July 1979 The Sherwoodian Times 12th Issue

Flora and Fauna Around Sherwood

This is the second in a series of articles written by Mr. G. Pant who has captured nostalgically those halcyon days when man, the marauder, was a rare specimen.

It was the fourth week of February in 1954. I had just returned to my one-room quarter, just opposite the Geography room. The night chowkidar, who used to sleep in the staff room had finished his nightly rounds. At about 4.30 a.m. the chowkidar urgently scratched on the wire mesh of my window. I got up with a start and heard a panther call close by. If was pitch dark but to my relief I saw a flicker of the chowkidar's lantern. He called out from outside, 'Sahib, Sahib, Sher agaya !' I opened my bathroom door and let him in. He was trembling with fright and cold. I told him to lower the wick of the lantern. Quickly I put on my overcoat and stepped out with him on to the verandah and stood near the bell. To my surprise I heard the leopard call from two different directions-one below the swimming-pool, which wasn't built by then, and the other above the staff quarters, across the field. There were two leopards ! At each call they were coming towards each other, Pulling on my woolen socks and hunter boots and putting the dour rounds in my overcoat pocket, I told the chowkidar to follow me. Reaching the cement-ledge below the Infirmary, I told him to stand there till I reached the field and stood motionless on the steps. Now the two callings were quite distinct - one to my right and the other on my left. If you haven't heard a panther calling, it is somewhat like tow people sawing the big trunk of a tree with a big saw-0000000NH-H000000N, 0000000NH- (this is the best sound I can produce in writing). If one stopped calling, the other started. I loaded the gun quietly. In the right barrel I pushed a lethal ball and in the left, Remington Super X press 2" and I had two 2 and I had two 2" Alphamax L.GS in the pocket of my overcoat. I couldn't shoulder the gun with ease, so I took off my heavy overcoat and put it on the steps of the scoreboard. Before advancing any further on to the tennis court, I looked back. The faithful chowkidar was standing where I had left him. Very slowly, pausing after each step, I descended. I am sure panther on my left must have spotted my movements because it stopped calling, but one on my right, by this time, had reached the 'nallan' below the staff quarters. It kept on calling and approaching its mate. After at least two minutes, I noticed a black figure crossing the tennis-court. I didn't cock the gun, but slowly shouldered it, After giving one more call, it stepped down on to the lower court. Now I was in fix. I couldn't make up my mind whether to cross the tennis-court or stay 'put'. As it started calling again, I crept towards the corner of the tennis-court. To my bad luck, I had left the two extra cartridges in my overcoat pocket. I was also not sure of the panther on my left, but an inkling that it was outside the lower court. In a crawling position, I reached the staff quarter-end of the tennis court and saw the magnificent beast stalking up and down the whole length of the bottom court. I tried to put the barrel of the gun through a hole in the wire netting. It made a metallic noise. He stopped walking. I held my breath and heard my heart pounding. I crouched as low as possible, but my eyes were glued on him. He also sat down majestically, looking upwards at the tennis court, giving a beautiful head or neck or chest shot. Unfortunately, the barrel of my gun was facing upward as I had crouched low. I can't say whether it was my good luck or bad, but the chowkidar, who had approached the steps of the score board, inadvertently cautioned the animal by the flicker of his lantern. Both the animals gave a snarling roar and vanished into thin air. Anyway, I returned to my room like a fool, absolutely frozen. It was a very close shave for both of us-the panther and me. Either I would shot him dead or he or its mate would have me!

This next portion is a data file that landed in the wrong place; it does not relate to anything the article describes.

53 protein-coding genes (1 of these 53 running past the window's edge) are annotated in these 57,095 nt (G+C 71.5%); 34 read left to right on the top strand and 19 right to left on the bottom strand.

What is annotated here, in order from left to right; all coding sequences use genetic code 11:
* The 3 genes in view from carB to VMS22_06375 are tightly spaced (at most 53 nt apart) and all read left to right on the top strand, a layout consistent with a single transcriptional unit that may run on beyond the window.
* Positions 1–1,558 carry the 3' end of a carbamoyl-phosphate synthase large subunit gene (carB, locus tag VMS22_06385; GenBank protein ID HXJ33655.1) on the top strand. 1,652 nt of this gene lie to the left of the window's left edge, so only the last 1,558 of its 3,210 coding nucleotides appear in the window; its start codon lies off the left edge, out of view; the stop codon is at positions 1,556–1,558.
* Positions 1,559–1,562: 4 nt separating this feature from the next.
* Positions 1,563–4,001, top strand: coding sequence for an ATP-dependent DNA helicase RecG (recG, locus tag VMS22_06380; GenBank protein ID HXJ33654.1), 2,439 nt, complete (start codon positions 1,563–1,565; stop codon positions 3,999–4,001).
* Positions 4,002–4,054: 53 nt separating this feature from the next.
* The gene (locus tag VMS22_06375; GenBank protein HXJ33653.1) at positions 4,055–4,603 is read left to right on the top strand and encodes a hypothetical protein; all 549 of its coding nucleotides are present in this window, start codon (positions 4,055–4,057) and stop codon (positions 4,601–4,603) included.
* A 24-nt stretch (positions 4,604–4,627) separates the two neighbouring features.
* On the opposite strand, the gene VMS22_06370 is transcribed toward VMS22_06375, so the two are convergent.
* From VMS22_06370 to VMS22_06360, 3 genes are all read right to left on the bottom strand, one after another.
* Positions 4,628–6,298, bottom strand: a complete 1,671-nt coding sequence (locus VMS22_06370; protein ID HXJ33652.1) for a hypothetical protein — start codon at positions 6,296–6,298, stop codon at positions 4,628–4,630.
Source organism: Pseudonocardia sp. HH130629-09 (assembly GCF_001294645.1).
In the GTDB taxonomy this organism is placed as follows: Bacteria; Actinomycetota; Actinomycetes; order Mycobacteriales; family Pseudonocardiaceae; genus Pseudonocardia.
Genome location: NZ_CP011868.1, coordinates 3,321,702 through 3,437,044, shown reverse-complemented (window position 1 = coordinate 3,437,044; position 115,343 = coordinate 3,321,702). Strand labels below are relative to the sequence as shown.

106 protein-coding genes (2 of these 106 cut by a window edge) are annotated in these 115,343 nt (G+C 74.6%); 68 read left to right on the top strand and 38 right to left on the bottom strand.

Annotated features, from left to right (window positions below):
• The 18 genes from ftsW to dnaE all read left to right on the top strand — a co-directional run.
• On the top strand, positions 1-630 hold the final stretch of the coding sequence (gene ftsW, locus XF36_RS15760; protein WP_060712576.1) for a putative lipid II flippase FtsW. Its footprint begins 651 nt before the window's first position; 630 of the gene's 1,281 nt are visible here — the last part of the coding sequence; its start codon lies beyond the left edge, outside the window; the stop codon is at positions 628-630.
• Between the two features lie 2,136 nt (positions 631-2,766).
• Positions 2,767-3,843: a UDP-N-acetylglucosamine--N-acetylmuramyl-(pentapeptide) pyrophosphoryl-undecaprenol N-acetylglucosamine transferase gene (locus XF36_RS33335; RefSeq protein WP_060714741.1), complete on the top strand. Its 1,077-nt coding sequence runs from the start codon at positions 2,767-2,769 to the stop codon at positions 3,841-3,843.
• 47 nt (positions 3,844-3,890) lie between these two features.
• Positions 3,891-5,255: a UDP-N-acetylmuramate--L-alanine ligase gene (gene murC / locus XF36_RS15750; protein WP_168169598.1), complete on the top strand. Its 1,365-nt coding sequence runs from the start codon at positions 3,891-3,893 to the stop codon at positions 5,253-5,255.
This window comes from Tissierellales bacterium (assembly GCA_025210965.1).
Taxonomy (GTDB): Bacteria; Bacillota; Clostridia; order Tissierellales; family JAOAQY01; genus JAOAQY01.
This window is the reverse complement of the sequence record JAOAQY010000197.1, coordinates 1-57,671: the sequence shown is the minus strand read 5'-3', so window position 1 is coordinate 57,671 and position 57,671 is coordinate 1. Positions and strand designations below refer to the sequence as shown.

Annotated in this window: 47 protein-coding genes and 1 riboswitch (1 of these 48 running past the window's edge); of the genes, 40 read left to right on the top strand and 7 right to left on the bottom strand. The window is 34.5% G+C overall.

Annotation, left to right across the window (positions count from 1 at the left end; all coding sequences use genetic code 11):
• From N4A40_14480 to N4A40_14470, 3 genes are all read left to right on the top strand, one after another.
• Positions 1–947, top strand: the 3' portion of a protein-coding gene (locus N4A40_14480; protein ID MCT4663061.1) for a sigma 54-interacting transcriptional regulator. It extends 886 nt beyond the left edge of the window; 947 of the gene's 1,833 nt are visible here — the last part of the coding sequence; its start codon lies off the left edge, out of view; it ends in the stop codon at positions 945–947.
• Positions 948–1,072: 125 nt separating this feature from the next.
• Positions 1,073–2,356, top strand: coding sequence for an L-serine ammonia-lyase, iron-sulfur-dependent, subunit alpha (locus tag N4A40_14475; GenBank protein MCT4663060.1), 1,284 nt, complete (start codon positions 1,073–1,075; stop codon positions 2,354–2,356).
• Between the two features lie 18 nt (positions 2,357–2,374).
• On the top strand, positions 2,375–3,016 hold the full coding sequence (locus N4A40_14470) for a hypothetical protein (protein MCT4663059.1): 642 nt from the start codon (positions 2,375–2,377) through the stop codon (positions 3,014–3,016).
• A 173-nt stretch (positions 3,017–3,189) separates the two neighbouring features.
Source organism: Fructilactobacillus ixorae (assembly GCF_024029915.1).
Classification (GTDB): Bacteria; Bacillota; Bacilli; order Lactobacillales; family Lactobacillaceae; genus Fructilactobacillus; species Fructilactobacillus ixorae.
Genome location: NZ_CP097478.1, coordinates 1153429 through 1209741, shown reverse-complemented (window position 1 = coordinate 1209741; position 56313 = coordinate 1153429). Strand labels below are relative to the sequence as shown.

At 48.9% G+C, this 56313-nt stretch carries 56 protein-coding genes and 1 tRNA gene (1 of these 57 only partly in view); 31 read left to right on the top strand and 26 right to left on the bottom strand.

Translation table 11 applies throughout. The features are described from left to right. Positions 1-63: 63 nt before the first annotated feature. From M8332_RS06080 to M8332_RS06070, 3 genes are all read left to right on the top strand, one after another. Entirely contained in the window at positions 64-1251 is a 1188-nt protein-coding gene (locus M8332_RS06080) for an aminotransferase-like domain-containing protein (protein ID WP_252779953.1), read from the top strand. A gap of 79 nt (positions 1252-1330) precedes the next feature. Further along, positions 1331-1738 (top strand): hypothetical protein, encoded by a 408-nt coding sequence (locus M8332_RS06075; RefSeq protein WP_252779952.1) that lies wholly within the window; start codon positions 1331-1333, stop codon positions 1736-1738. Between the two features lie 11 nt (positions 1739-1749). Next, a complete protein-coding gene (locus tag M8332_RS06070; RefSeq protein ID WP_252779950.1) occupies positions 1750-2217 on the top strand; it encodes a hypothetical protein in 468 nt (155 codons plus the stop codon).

A couple of days later, a panther (probably one of the two I spotted) spent a whole night in the Norfolk Cottage verandah and the next night under the lamp-post near the main gate. 'Bishti' didn't exist then and the jungle beyond the school gate was so dense that one couldn't see the Birla hill opposite nor was the school visible from Norfolk Cottage. As the school was about to re-open after the Winter vacation Rev. Llewelyn, the Principal, was very worried about the panthers prowling in our area. He wrote to the District Magistrate and the Divisional Forest Officer about the whole affair. My father and I were given permission from the D.F.O. to school the animal and the D.M. sent some police jawans. I showed the area of the panthers' prowling to both the parties one morning and the same evening we too up our positions. The police jawans took up their position on top of the pine forest behind the staff quarters and my father and I below the 'Salt Pillar'- above the 'Raja of Oval Kothi'- this was because I received a report from the 'mali' of that place one day in advance that the brute had killed a dog in the vicinity the night before. We were sitting with our 355 Mausar and 'douby', quite comfortably, when were alerted by some rustling noise in the bushes about 30 yards away. Out came a big black 'kalij' pheasant followed by a whole covey of 12-14 pheasants. When they spotted us, they flew off, but five or six perched on the branches close by and kept on calling. I am this must have warned the panther for though we sat till 5.30 p.m. we had no luck. When we were returning via Dorothy's seat, we heard 2 rifle shots in quick succession. The next morning at 7, to my astonishment, a magnificent specimen of a panther was tied with ropes, lying on a 'charpoi', in the Principal's garden, with three proud policemen standing guard with their rifles as if the beast would spring on them any moment. Rev. Llewelyn who was looking very pleased and relieved, thanked them immensely and gave them 'bakshish'. I tried to persuade them to sell me the animal for Rs. 100/- as wanted the skin, but they refused. The 'Sherwoodian' of 1962 recounts the story of how M/s Johnson and Luther shot a leopard by torchlight, just below Bishti's shop. At the time, the area between the marathon course finishing point to Sherwood Gate was dense with oak, holly and rhododendron trees and the bushy under-growth was impenetrable. Here coveys of pheasants, 'Kakars', hares, porcupines and jackals roamed freely, but now there is no sign of them.